Over the years, the contribution of foreign-born scientists to the biomedical research enterprise in the U.S. has been steadily increasing. In the first decades of the 20th century there were more American scientists who studied and worked abroad than foreign scientists who came to the U.S. In those days, the leading centers of scientific research were in Europe, especially Germany, France, and England. However, with Hitler’s rise to power in Germany in the 1930s and the outbreak of World War II, the epicenter of scientific activity has dramatically shifted across the Atlantic. An important factor was the emigration to the U.S. of many scientists (mainly Jewish, but also non-Jewish) fleeing Nazi Germany and other European countries occupied by the Nazis. Another wave of scientific immigration occurred after the end of World War II when European countries, still recovering from the ravages of the war, were unable to offer adequate opportunities to young scientists eager to build their careers. Opportunities for foreigners in science became quite plentiful in the 1960s and 1970s as the federal government, responding to the successes of the Soviet space program, substantially increased financial support for scientific research in the U.S.

As the U.S. became an undisputed world leader in scientific research in the second half of the 20th century, it has become a magnet for foreign students seeking to pursue their graduate or postdoctoral studies. The work of foreign graduate students and postdoctoral fellows further strengthened the leadership position of American science. In addition, after completing their studies, many foreign students and fellows have opted to build their careers here rather than returning to their home countries, thus adding even more strength to the U.S. scientific enterprise. That the number and contribution of foreign postdoctoral fellows in the life sciences in the U.S. is steadily increasing was recently discussed in an editorial in The FASEB Journal (4) . In the year 2000, 37% of all scientists and engineers with doctoral degrees living in the U.S. were born abroad, compared to only 23% in 1990 (5) .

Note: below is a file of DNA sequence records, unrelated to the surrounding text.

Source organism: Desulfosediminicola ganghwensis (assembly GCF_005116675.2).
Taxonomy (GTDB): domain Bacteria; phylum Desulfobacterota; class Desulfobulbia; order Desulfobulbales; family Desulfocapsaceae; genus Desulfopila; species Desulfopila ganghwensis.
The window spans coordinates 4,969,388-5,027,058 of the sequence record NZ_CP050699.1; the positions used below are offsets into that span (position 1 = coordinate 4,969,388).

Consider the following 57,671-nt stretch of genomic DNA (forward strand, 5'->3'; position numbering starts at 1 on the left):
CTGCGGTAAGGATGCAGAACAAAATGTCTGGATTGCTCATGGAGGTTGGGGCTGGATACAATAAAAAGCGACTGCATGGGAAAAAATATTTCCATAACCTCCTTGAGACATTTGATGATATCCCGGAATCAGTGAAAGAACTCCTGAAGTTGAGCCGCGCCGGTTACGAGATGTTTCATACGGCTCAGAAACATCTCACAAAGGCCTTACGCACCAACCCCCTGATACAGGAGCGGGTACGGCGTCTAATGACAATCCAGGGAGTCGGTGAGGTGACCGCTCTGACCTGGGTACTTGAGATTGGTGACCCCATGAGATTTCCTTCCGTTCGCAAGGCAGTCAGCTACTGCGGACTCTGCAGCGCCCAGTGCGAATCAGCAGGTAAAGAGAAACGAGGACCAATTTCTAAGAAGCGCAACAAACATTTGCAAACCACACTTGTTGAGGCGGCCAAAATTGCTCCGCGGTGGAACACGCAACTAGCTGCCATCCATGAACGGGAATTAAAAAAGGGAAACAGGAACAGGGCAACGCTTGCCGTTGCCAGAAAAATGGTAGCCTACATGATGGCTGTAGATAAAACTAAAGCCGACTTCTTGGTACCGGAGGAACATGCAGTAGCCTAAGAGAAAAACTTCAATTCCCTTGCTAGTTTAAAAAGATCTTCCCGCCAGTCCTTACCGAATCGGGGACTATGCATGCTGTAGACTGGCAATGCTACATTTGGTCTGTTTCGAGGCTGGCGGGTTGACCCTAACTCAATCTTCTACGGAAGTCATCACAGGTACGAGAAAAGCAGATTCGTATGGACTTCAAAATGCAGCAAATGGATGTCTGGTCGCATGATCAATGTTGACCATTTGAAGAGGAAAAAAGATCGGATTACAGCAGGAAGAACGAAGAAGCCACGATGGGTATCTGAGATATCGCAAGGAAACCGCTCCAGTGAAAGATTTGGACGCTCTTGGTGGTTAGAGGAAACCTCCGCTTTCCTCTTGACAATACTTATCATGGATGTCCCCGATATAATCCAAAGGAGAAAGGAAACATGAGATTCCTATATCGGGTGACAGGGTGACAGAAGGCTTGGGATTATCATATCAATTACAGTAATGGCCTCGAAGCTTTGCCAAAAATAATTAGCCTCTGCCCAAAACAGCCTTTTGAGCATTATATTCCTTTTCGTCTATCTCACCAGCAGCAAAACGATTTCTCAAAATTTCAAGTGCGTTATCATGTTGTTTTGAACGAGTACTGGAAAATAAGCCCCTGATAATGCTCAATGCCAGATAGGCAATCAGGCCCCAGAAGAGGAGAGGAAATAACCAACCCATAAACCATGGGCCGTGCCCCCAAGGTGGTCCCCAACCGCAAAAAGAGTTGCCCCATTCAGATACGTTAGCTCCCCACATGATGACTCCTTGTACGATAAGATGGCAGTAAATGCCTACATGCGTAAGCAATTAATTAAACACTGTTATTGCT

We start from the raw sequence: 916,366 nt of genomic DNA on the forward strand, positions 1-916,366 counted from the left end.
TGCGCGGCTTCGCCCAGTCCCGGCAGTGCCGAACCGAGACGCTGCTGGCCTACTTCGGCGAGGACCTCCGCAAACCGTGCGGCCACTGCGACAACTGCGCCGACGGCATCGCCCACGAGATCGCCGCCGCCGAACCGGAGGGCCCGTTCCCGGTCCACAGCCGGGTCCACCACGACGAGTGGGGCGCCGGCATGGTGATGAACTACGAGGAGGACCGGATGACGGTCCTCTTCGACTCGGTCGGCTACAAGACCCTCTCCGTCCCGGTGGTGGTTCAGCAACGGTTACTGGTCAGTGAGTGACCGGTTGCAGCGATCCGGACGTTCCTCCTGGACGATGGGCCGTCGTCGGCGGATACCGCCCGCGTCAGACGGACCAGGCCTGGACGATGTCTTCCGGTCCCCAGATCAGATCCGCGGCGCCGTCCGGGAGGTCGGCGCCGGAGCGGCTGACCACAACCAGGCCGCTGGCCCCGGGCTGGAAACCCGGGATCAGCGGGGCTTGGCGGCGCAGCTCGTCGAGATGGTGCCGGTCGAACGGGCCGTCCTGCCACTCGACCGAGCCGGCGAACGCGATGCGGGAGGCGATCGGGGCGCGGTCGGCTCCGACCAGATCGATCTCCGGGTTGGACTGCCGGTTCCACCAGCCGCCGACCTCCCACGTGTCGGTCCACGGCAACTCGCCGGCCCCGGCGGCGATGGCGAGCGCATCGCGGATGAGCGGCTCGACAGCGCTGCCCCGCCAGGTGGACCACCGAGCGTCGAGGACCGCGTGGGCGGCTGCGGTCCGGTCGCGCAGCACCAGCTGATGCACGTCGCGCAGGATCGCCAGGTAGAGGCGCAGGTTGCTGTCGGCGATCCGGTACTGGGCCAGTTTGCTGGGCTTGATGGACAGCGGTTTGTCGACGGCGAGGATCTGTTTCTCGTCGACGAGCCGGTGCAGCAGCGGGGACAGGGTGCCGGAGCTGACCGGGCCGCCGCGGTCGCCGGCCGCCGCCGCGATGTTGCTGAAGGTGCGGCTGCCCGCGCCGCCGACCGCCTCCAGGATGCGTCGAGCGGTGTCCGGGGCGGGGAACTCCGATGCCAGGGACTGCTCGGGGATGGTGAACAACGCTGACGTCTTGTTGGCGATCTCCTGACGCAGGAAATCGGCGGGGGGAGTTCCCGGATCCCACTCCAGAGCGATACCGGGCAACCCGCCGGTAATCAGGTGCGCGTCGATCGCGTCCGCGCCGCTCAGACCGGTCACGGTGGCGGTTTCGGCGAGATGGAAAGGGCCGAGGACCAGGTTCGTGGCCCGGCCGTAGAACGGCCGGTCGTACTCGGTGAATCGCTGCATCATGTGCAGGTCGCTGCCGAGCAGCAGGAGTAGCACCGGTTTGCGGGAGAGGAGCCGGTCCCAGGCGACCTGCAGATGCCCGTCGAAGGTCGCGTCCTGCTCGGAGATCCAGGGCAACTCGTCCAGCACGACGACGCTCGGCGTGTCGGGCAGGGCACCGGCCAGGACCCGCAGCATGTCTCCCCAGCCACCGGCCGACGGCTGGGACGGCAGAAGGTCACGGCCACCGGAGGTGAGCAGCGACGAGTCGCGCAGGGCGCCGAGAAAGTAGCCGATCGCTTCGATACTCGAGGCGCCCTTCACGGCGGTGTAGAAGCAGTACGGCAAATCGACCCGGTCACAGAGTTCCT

To honor the accomplishments and contributions of foreign-born scientists in the U.S., The Vilcek Foundation, a recently established private foundation, has initiated a program of annual prizes awarded to biomedical scientists who moved to the United States and made extraordinary contributions to their field. Each prize is accompanied by a $50,000 cash award.

The recipient of the inaugural Vilcek Foundation Prize in Biomedical Research, awarded in March 2006, is Joan Massagué, Ph.D., Chairman of the Cancer Biology and Genetics Program at the Memorial Sloan-Kettering Cancer Center, Professor at the Cornell University Graduate School of Medical Sciences, and Investigator of the Howard Hughes Medical Institute in New York. He is internationally recognized for his work on the control of cell growth and fate by the TGF-ß family of growth factors and for elucidating the role of the TGF-ß signaling pathway in cell regulation and disease. TGF-ß functions as a growth inhibitor, immunosuppressant, cell matrix remodeling factor, and blood vessel-forming agent. TGF-ß and the related factors activin, nodal, and the bone morphogenetic proteins are pivotal regulators of many cell functions, from embryogenesis to adult life. The integrity of this signaling network is essential for normal development and tissue maintenance, and its disruption by mutation can lead to several inherited human disorders, cancer, and other diseases.